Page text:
Kala Academy in Panjim on day 7 of IFFI, Goa, saw maestro Ilaiyaraaja, in conversation with National Award-winning director R Balki.
Ilaiyaraaja began on a pensive note, musing over the origin of music. “Music should take you somewhere else. It should take you beyond the clouds. If it cannot, it is not music,” he said, following it up with a track called ‘Enge irundhaai isaye’. The lyrics attempted to capture the origin of every track, and how they ‘occurred’ to composers. Balki quipped that he didn’t care and was just happy to listen to Ilaiyaraaja’s work.
The evening’s best minutes were when Balki got Ilaiyaraaja to compose live. “The situation is that of a son who’s on his way to kill his father,” Balki narrated. After a brief pensive moment, Ilaiyaraaja began writing the song, after making the audience promise they would maintain silence. The audience kept its promise, the all-consuming silence let down only by the occasional cough. “This composing process usually takes about two days with many other composers,” said Balki. Minutes later, Ilaiyaraaja was finished writing his track, and handed over the sheet to his violinist. “These days, composers take months to do something like this,” the composer said, to loud cheering. The resultant track involved all musicians, including the flautist, and barely seemed like the result of two minutes of writing. The track felt like a lullaby almost, and when asked about it, the composer blew everyone’s mind with his explanation: “I made it like a lullaby because it’s about a father who is about to be killed. Surely, he would have sung a lullaby to his child about to kill him.”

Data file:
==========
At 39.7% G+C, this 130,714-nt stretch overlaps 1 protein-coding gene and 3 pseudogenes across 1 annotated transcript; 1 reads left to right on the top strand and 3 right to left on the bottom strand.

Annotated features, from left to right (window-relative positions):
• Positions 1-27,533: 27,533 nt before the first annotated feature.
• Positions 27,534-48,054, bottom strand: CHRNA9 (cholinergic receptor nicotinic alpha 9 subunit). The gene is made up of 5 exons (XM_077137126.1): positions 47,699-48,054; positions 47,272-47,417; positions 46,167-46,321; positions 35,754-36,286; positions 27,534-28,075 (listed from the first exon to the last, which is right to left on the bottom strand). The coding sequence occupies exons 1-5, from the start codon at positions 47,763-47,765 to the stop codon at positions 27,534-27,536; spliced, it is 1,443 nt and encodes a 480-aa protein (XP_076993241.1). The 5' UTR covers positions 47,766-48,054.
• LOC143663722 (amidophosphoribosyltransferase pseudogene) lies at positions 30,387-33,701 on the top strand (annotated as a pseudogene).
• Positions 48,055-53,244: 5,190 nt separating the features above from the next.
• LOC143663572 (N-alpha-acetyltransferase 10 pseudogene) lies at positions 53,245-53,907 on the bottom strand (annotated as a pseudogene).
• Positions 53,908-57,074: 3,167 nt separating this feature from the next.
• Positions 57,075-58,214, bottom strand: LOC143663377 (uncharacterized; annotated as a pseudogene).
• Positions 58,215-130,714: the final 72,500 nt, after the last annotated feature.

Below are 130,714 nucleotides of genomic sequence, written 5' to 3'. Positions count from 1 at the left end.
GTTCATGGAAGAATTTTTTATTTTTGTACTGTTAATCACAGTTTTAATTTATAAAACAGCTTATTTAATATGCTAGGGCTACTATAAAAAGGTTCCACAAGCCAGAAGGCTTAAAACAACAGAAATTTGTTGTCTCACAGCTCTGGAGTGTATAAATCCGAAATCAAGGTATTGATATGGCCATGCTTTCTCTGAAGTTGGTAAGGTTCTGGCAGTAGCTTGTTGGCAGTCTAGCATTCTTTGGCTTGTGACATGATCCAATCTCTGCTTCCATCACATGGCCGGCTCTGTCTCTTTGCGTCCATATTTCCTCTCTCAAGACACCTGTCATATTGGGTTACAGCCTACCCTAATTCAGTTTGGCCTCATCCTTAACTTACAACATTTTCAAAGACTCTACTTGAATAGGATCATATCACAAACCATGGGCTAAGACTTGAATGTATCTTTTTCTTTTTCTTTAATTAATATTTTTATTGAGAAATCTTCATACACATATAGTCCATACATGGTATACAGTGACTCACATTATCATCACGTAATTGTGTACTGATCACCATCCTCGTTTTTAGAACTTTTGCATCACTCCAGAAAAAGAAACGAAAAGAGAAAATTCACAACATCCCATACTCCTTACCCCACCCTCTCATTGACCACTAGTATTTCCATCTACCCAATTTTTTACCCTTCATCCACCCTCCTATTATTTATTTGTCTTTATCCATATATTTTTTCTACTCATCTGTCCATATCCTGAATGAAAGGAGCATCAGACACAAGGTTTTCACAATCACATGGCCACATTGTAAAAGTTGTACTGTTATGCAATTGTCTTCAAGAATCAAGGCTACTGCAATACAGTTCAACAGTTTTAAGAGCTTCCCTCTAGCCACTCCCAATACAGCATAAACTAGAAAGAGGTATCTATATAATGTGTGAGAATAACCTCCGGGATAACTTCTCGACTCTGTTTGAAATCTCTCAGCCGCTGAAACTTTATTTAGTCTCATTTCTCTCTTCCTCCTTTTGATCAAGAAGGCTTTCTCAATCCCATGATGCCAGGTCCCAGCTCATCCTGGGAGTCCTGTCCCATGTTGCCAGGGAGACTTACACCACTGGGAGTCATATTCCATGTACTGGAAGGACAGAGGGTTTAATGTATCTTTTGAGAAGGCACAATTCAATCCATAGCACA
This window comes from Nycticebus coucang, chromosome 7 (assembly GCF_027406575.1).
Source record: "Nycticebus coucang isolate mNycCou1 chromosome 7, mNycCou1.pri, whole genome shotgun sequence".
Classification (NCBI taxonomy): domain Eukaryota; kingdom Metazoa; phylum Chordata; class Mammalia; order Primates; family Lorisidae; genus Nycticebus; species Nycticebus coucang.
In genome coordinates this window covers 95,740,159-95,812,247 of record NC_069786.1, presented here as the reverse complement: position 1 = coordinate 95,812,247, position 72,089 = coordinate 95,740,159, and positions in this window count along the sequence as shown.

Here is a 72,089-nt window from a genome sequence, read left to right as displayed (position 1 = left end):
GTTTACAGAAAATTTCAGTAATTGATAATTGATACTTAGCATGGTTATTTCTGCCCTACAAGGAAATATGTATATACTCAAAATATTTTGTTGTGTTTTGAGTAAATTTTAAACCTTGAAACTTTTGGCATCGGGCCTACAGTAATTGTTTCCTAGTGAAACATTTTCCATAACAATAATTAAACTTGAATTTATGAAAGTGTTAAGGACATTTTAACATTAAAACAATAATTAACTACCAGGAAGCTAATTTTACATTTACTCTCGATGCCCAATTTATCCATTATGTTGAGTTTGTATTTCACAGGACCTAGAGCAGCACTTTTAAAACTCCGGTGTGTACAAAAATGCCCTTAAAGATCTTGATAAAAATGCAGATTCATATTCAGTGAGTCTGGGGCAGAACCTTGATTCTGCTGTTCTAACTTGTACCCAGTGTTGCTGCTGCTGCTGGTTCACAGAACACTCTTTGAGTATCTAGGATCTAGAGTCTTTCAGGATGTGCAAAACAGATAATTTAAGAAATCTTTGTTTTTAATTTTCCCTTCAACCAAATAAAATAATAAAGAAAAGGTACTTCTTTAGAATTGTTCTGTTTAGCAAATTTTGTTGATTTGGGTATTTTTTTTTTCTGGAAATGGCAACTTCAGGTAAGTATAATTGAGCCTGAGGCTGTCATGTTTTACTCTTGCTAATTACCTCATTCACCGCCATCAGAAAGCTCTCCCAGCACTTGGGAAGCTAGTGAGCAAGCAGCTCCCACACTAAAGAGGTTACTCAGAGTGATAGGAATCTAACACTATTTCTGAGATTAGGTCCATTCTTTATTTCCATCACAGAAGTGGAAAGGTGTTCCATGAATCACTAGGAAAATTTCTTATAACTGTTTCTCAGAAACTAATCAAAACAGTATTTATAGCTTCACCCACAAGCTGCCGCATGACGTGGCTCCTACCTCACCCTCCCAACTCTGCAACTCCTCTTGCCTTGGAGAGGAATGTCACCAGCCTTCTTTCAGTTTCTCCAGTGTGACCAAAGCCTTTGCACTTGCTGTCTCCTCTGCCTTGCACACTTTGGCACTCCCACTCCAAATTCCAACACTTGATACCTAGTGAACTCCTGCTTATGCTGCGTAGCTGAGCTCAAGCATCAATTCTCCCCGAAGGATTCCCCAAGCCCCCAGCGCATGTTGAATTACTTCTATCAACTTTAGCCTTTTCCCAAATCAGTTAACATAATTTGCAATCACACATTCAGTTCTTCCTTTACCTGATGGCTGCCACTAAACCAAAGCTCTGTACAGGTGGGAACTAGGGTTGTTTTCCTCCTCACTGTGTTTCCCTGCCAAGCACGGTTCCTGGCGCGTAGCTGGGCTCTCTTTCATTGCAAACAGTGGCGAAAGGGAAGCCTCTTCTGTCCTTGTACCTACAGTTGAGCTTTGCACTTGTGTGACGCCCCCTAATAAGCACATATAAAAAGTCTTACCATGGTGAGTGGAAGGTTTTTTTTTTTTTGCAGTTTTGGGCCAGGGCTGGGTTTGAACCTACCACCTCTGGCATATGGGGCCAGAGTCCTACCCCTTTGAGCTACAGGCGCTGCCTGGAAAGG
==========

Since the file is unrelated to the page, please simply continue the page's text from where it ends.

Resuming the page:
Ilaiyaraaja sang with the audience, gently rebuking them when they stepped out of rhythm. To thunderous applause, he left the auditorium looking quite pleased. Perhaps he did know that he had given many a memory for life.